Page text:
They are SUPER moist and 'molteny' inside :) ...and VERY rich, so vanilla ice cream and/or a cup of milk is necessary!

Friday, August 19, 2011

Loaded Turkey Meat Balls

I had been dying for some hearty Italian food, so I finally just made it. You can definitely use ground beef in place of the ground turkey (as usual, I chose ground turkey just because it's too easy of a tweak to make the meal healthier). But I also understand that sometimes.... you just gotta go all out and live a little! Whether you use beef or turkey or a combination of meats, these loaded meatballs -seasoned with lots of flavor and loaded with a molten mozzarella center- will certainly fill you up.

Meatball Ingredients (makes 12 large meatballs, serves 4-6):

  • 1/2 large Yellow Onion, finely diced
  • 2 teaspoons Garlic, minced (about 3 cloves)
  • 1/3 cup seasoned Bread Crumbs
  • 1 teaspoon dried Basil (or whichever Italian seasonings or blends you prefer)
  • 1/2 teaspoon Red Pepper Flakes
  • a few cranks of ground Black Pepper
  • 1/3 cup grated Parmesan Cheese
  • 1 large Egg
  • 1 generous Tablespoon of Tomato Paste
  • 1 lb. Lean Ground Turkey

additional ingredients if making marinara sauce:

  • 1/2 large Yellow Onion, diced
  • 2 teaspoons Garlic, minced
  • 1/2 cup Red Wine (I used Cab Sav, but use what you like)
  • 1 can Tomato Paste (minus the Tbsp used to make the meatballs)
  • 28 oz. can Crushed Tomatoes
  • 1/2 teaspoon Red Pepper Flakes
  • 1 teaspoon minced Garlic
  • Basil or other Italian seasonings

Heat extra virgin olive oil over medium heat, then add the finely diced onions. Reduce heat to medium-low and sautee onions until golden brown and translucent (almost 10 minutes). (At this time, remove half the sauteed onion and save for use later when making the sauce). Then add the 2 tsps minced garlic and continue to saute for no more than one more minute. Transfer sauteed onion mixture to a large bowl:

toss with the bread crumbs, allow to cool a little:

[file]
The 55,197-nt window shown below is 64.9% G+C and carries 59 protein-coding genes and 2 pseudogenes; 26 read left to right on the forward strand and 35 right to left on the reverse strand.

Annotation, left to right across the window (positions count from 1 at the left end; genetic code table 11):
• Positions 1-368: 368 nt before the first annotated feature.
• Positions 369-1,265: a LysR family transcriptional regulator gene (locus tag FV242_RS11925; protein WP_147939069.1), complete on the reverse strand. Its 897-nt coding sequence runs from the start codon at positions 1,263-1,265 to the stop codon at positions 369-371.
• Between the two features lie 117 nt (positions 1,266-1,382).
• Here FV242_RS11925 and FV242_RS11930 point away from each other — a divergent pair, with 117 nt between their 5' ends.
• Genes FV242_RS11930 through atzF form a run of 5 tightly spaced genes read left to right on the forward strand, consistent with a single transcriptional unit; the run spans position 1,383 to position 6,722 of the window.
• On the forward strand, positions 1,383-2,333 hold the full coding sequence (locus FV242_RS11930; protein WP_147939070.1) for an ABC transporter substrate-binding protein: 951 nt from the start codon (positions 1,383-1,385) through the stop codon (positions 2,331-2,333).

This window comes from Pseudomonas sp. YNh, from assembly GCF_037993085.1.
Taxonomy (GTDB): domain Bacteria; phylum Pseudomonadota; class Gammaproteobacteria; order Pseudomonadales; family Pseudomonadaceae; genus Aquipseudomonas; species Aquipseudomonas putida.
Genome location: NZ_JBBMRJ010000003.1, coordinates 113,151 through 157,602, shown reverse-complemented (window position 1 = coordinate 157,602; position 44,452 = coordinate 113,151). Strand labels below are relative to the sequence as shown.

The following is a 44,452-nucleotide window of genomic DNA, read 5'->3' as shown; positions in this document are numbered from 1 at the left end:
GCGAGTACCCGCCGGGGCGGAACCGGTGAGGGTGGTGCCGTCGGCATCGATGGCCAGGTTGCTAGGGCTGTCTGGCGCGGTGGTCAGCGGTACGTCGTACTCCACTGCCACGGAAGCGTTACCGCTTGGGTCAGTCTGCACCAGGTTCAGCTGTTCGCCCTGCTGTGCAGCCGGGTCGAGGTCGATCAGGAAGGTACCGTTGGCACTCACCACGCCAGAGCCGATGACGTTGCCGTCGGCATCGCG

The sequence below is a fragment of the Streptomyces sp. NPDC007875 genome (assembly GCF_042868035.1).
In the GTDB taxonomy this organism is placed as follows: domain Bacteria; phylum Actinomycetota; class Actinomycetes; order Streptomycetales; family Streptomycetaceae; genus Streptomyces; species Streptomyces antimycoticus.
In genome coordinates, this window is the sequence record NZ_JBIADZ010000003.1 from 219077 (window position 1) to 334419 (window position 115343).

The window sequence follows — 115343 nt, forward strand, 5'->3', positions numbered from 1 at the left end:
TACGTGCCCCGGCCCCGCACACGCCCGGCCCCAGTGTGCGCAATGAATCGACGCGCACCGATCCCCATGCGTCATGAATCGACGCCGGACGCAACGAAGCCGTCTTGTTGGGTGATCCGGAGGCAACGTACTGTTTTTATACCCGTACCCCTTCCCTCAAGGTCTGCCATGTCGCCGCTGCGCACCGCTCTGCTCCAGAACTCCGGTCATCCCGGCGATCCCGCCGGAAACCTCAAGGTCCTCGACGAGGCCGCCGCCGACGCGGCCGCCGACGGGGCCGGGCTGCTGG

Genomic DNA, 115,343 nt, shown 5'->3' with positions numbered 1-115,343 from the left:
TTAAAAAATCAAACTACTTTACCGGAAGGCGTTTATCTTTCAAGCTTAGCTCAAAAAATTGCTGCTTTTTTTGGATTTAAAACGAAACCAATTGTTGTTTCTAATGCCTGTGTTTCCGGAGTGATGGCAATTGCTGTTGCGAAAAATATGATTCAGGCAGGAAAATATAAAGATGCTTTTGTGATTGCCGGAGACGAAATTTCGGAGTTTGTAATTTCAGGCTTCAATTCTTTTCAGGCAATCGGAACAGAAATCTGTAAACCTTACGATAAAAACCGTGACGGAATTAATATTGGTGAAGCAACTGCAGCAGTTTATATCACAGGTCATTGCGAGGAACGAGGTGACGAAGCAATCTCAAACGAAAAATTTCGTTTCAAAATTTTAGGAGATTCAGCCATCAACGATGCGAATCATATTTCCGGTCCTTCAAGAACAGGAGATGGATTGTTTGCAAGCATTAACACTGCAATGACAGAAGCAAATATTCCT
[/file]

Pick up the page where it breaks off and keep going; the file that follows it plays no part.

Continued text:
Add basil, red pepper flakes, ground black pepper, and parmesan cheese. Mix well. 

Then add the remaining ingredients (egg, tomato paste, and ground turkey). Use your hands to make sure it is all mixed together. 

Form into 12 large meatballs. Push a hole into each meatball, stuff with a cube of mozzarella, and seal up the hole again. 

In the same pan as used to sautee onion, heat more E.V.O.O. and sear all the meatballs turning every few minutes until golden-browned on all sides. 

Then transfer to a 400 degree F oven for 15 minutes.

Now use your meatball pan to make your red sauce. Over medium heat, pour 1/2 cup red wine into the pan and scrape all the yummy flavors from the bottom of the pan into your sauce. Stir frequently and allow the wine to thicken. 

Then add the other half of the sauteed onions, the additional garlic, and the remainder of the tomato paste can, stir well. Then continue as with this quick marinara recipe, by adding the crushed tomatoes, red pepper flakes, and basil -or any other desired seasonings. Turn heat to LOW, and let sauce simmer so that it can thicken and all the flavors can marry together. 

Now, nestle the meatballs into the sauce. 

Give them a good stir and keep warm over LOW heat until ready to serve.

A healthier version of such a yummy comfort food, mmmm....

Wednesday, August 17, 2011

Cafe Latte- no expensive machine required.

So I was looking to get an espresso machine since Peter and I love coffee and love going out to get a latte or a mocha as a treat once in awhile. I was so excited about getting an espresso machine that I started researching recipes and techniques before we even got the thing! 
While I was searching the web, I came across a 'how to' page with step by step instructions on how to make homemade specialty drinks without an espresso machine! This led to more research and even YouTube videos teaching me how to do this. All I needed was a french press and a stovetop espresso brewer (both of which we already had!). If you don't have those, you can find them anywhere for around $10-20... a fraction of what an espresso machine would cost, plus a lot less storage space required (added value in our tiny little cottage).
I saved money and kitchen space and still have fresh, handmade specialty drinks in less than 5 minutes :)

I already love these drinks to begin with, but I love even more the rustic, 'pioneer' feeling of getting to make them by hand (well, plus the help of a couple gadgets- but even those pieces are classic, old fashioned tools that have been around since back in the day.)